In Central America today, poverty and violence have made life extremely challenging. In Guatemala, for example, approximately 60 percent of the population was living under the national poverty line in 2014—and among rural and indigenous Mayan populations, the number was close to 80 percent. Guatemala has one of the highest malnutrition rates in the world, with half of children under age 5 being chronically malnourished.  Widespread impoverishment has resulted in poor access to education, creating a vicious cycle of economic struggle. According to a Pew study, 91 percent of Guatemalans deported from the U.S. cited work and economic opportunity as their reason for coming.
Guatemala also has one of the highest violent crime rates in the Western Hemisphere. Experts attribute the alarmingly high homicide rate to drug-trafficking activity, gang-related violence, and the prevalence of firearms throughout Guatemala. The country’s justice system fails to resolve and prosecute most crimes, due to weak accountability and endemic national poverty.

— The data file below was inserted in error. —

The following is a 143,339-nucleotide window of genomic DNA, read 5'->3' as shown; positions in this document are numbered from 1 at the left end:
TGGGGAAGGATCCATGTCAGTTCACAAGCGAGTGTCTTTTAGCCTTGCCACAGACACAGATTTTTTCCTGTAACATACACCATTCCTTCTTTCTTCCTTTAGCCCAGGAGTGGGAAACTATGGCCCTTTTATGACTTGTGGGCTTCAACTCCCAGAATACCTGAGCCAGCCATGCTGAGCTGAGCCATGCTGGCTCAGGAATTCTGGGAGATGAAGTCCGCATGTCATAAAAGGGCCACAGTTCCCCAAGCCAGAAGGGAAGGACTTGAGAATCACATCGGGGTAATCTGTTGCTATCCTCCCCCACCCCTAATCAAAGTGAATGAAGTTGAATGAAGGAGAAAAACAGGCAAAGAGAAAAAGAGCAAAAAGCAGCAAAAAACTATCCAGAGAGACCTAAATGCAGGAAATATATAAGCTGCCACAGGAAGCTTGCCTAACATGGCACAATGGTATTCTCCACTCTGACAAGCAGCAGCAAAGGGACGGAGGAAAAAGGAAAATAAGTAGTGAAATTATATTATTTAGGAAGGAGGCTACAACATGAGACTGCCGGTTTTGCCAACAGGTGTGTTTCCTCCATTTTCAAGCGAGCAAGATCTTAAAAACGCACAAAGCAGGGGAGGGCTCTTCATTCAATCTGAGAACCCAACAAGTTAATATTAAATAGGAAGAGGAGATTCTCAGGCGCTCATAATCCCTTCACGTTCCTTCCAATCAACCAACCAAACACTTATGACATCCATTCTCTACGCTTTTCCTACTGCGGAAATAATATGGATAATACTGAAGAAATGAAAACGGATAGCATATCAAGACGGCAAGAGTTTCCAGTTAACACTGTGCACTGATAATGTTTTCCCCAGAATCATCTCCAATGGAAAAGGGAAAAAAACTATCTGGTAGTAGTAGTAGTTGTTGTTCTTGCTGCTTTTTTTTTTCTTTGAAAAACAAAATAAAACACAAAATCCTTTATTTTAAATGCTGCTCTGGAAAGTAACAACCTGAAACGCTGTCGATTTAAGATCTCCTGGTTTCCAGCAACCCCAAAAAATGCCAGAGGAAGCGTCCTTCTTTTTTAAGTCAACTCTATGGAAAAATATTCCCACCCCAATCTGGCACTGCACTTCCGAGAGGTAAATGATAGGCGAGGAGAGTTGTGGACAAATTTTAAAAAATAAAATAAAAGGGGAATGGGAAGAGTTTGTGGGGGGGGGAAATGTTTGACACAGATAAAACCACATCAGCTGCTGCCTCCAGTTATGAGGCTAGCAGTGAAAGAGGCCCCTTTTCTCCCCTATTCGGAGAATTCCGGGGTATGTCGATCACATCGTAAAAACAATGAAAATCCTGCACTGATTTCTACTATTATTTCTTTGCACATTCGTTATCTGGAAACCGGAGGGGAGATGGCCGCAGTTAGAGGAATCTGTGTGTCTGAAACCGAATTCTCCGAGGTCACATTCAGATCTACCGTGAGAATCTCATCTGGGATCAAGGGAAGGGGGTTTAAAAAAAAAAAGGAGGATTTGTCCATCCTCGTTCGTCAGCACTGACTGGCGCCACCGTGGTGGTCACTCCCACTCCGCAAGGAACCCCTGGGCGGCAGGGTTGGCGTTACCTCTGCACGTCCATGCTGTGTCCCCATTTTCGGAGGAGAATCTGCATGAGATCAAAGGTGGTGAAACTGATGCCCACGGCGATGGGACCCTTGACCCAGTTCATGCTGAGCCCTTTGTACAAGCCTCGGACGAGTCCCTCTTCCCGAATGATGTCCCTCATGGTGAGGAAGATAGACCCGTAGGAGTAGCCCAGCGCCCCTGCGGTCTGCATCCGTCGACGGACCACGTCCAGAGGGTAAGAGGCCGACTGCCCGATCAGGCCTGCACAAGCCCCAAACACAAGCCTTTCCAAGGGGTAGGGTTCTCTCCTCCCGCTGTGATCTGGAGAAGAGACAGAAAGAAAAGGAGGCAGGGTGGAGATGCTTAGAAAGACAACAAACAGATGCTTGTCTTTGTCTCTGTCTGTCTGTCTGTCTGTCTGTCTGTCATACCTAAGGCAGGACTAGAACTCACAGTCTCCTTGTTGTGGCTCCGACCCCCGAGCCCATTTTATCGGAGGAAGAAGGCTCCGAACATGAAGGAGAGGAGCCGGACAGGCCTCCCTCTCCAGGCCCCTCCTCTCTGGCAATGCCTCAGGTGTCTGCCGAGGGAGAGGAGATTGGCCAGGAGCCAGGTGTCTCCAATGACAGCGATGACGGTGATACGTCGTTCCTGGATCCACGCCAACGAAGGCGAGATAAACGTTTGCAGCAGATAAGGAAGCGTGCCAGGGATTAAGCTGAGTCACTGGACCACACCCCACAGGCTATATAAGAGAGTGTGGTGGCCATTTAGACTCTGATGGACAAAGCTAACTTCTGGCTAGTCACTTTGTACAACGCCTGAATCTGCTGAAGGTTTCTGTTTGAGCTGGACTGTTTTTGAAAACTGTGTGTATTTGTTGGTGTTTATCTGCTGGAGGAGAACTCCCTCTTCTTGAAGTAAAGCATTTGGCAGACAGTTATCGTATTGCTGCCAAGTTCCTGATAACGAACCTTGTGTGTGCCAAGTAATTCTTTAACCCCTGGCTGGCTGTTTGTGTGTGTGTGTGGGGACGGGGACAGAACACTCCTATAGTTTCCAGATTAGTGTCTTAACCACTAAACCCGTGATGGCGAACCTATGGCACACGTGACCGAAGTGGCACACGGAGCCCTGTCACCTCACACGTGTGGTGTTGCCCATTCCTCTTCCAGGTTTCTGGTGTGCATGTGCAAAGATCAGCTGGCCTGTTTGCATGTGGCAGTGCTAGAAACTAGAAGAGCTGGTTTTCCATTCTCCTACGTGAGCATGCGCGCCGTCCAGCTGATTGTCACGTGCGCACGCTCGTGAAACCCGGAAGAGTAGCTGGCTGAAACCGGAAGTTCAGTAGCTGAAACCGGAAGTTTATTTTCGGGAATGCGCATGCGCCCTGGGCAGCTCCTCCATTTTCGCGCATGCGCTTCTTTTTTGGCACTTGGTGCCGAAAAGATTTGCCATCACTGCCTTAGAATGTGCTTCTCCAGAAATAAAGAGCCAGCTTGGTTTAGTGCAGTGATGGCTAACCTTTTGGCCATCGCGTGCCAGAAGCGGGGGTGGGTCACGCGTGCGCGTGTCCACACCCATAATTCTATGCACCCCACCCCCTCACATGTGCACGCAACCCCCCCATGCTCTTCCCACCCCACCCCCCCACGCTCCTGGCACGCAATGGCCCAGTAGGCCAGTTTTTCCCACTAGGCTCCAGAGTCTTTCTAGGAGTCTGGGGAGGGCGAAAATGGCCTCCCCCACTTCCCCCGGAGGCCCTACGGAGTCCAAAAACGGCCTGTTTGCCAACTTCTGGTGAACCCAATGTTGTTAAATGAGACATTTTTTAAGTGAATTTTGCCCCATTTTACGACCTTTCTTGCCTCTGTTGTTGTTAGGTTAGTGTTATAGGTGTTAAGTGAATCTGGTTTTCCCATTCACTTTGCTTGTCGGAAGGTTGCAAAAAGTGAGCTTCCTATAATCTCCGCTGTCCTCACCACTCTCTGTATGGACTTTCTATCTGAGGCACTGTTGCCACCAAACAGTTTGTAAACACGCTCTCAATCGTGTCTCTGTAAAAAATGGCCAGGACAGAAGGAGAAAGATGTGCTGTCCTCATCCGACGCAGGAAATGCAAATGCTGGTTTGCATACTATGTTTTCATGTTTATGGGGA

What does any of this have to do with the U.S.? Well, a lot more than one might think. Anti-immigration advocates often claim that these frightening facts and figures are all Guatemala’s problem, and the U.S. government shouldn’t be involved. But the claim overlooks the deep and lasting impact that American policymakers and corporations have had on the country—and broadly in Central America—in the last century.